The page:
By 1985, conditions in Ethiopia deteriorated further. The international media was spontaneously mobilized to expose the government’s cruelty and inefficiency. World reaction against the government’s handling of the famine and its resettlement programs was generous and swift. The United States Agency for International Development United States Agency for International Development (USAID), under its administrator, M. Peter McPherson, was vigorous in mobilizing food, medicine, and equipment. He defended American reaction to the Ethiopian famine in a hearing before the Committee on Foreign Affairs in the U.S. Congress. According to the December 24, 1984, issue of Newsweek magazine, by October 1, 1984, USAID had pledged more than 200,000 metric tons of food for Ethiopia. Missionaries of Charity founder Mother Teresa was instrumental in encouraging U.S. president Ronald Reagan to expedite this shipment, and he readily complied.

Humanitarian agencies such as Catholic Charities, World Vision, and Save the Children tolerated Marxist bureaucrats who mocked religion and faith to deliver desperately needed food. Civil organizations such as USA for Africa (United Support of Artists for Africa), USA for Africa organized by singer Harry Belafonte, mobilized artists and produced music recordings to generate funds for Ethiopian victims of famine. Tom Houston, president of World Vision International, negotiated with the regime and was able to deliver famine relief inside the territories held by the TPLF and the EPLF. However, Western generosity was not reciprocated by the regime. It intensified its campaign of phantom resettlement using brutal force.


The famine and the Ethiopian government’s “irrational approach” to it continued in 1985. On May 5, 1985, Legesse Asfaw’s subordinates descended under the cover of night and burned the Ibnet holding camp, scattering more than fifty-six thousand famine victims to the hills. There was widespread condemnation of the act, but by then the regime’s fanatical embrace of Afro-Marxism had rendered it impervious to any rebuke from the outside world. According to David Blundy of The Economist, the death toll in 1985 climbed and “at least 50,000 and possibly as many as 100,000 Ethiopian peasants have died in this year as direct result of their government’s resettlement programme according to the secret evidence of international relief agencies and Western governments in Addis Ababa.” Even when Marxism was being repudiated in the Soviet Union, the Ethiopian regime continued its fanatical embrace of the ideology, claiming that it provided the only salvation for Ethiopia’s persistent hunger. Ethiopia;famine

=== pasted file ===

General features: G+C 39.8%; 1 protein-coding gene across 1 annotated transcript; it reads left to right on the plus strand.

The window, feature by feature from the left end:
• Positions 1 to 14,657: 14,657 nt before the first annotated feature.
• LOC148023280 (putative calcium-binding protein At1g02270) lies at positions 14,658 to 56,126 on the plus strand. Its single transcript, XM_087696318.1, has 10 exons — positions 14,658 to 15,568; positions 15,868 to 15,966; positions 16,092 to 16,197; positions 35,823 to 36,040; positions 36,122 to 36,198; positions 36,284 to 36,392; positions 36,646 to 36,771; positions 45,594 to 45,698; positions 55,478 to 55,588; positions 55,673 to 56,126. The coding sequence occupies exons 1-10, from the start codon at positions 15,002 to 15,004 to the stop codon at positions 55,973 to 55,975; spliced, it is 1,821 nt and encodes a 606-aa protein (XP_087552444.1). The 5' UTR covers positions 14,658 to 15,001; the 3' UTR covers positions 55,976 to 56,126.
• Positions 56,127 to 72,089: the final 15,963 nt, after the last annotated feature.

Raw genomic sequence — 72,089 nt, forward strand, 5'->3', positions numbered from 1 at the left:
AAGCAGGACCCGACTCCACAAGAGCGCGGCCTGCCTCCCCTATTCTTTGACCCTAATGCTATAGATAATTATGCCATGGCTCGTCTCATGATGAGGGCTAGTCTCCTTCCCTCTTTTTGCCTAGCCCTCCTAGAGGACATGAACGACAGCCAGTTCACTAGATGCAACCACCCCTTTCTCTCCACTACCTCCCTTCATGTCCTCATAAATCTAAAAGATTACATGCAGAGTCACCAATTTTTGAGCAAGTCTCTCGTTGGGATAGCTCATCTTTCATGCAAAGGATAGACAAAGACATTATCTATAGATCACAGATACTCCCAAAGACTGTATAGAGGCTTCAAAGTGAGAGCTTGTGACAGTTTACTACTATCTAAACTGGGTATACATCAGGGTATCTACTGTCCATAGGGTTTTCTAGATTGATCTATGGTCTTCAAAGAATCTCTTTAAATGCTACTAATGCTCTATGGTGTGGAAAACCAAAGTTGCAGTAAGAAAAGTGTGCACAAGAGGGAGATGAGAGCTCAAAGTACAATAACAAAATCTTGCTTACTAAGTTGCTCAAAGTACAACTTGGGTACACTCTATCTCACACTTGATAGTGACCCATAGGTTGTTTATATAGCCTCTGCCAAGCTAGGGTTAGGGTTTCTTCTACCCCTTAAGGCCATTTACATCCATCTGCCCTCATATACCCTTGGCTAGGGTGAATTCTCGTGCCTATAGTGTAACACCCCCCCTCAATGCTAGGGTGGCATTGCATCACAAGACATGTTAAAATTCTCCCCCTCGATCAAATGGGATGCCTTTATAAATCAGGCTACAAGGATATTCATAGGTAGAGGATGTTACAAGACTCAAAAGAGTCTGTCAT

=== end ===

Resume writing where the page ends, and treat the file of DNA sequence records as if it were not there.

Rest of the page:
Further Reading

  • Finn, James, ed. Ethiopia: The Politics of Famine. New York: Freedom House, 1990. Firsthand observation of some of the region’s political and intellectual players.
  • Giorgis, Dawit Wolde. Red Tears: War, Famine, and Revolution in Ethiopia. Trenton, N.J.: Red Sea Press, 1989. Firsthand account of the famine and the political drama of the Marxist state.
  • Kaplan, Robert. Surrender or Starve: The Wars Behind the Famine. Boulder, Colo.: Westview Press, 1988. Detailed and journalistic commentary on the military, political, and humanitarian crisis of Ethiopia.
  • Keller, Edmond J., and Donald Rothschild, eds. Afro-Marxist Regimes: Ideology and Public Policy. Boulder, Colo.: Lynne Rienner, 1987. Descriptive analysis of Afro-Marxism in Ethiopia, Angola, and the Democratic Republic of the Congo.
  • Rahmato, Dessalegn. Agrarian Reform in Ethiopia. Trenton, N.J.: Red Sea Press, 1985. Pessimistic but technical description of the regime’s agrarian policies. Offers noncommittal analysis of the impending policy failures.
  • U.S. Congress. House. Committee on Foreign Affairs. African Famine Situation: Briefing and Markup Before the Committee on Foreign Affairs, House of Representatives, Ninety-ninth Congress, First Session, on H.R. 1096, January 30 and February 19, 1985. Washington, D.C.: Government Printing Office, 1985. Eye-opening account of the Ethiopian government’s callousness and the challenges faced by Western donors to deliver aid to the victims.
  • Wubneh, Mulatu, and Youhannis Abate. Ethiopia: Transition and Development in the Horn of Africa. Boulder, Colo.: Westview Press, 1988. Scholarly analysis and evaluation of the regime’s policies. Implicitly at home with the regime’s behavior and human rights violations.